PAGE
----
Why are we only just starting with human marketing?
A freelance marketing and PR consultant spends considerable time analysing marketing decisions made by businesses and observing how their audience is reacting to them, to come up with a strategy to improve sales. What has been startling over the past two years is how little most companies seem to think about the personality of their target audience. In that sense, how little we seem to have forgotten about the actual person behind the screen, the human who makes the decision to buy their product.
1) Use human psychology as a guide
Us marketers usually attempt to solve a problem by first identifying who the target customer is. Not all products are made for all audiences. You won’t sell wings to birds. To answer the Who, we ask ourselves what these people do, where they live, how they live, what they like and what motivates them to buy one product over another. But is it all we should ask? This seems obvious, but thinking about the psychology of your audience should not only come first but also guide all your future marketing endeavours.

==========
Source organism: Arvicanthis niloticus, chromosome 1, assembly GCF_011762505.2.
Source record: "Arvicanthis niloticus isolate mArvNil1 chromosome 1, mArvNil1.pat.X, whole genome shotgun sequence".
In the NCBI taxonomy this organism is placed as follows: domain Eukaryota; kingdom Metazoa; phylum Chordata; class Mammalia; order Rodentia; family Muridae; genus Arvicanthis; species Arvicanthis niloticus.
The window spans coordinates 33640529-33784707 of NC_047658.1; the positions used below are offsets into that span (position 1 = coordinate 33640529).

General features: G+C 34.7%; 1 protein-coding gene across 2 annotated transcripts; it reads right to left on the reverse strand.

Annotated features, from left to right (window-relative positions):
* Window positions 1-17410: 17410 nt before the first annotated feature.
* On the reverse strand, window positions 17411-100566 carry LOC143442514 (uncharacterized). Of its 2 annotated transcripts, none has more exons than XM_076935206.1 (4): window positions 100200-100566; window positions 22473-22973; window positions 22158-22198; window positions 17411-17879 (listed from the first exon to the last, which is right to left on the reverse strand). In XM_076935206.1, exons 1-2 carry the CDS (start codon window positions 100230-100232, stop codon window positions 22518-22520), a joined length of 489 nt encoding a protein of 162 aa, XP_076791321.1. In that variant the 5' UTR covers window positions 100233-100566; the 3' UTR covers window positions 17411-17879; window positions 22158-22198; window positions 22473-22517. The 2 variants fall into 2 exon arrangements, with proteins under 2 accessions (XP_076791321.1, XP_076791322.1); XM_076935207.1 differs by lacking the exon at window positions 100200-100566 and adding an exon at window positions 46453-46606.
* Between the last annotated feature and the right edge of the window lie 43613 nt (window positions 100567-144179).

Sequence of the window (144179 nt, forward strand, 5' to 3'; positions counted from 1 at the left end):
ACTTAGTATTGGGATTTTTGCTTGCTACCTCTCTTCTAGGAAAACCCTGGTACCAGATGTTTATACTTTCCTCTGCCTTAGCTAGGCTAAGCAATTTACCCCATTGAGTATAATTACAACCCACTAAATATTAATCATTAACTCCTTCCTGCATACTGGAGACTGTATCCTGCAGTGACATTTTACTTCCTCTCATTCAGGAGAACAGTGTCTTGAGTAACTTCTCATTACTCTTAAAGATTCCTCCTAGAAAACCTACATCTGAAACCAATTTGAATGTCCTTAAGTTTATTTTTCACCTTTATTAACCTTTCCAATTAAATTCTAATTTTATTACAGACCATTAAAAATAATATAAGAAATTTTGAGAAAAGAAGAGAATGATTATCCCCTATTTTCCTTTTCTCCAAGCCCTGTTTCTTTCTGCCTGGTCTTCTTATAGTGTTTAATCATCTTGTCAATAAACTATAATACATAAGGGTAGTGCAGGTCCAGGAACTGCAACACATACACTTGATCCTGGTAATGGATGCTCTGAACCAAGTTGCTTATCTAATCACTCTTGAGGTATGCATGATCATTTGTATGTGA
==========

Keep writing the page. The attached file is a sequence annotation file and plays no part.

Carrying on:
One of the most crucial marketing trends ruling 2016 is human relationships, on which you can certainly base other elements of your marketing strategy. A good example is social media storytelling, which creates a personal interest and bond between brand and audience. Remembering your audience is made of humans is especially true when it comes to online marketing, an industry that sometimes forgets users have brains, feelings and needs.
2) Focus on basic emotions and feelings
But why are we so late jumping on the human marketing wagon? Thinking about others, in the most basic and human way possible, when focusing on a particular audience should be an innate principle, and a inherent action even for marketers. This doesn’t mean marketers should have a psychology degree, but infusing marketing with more psychology shall build a brighter future for businesses.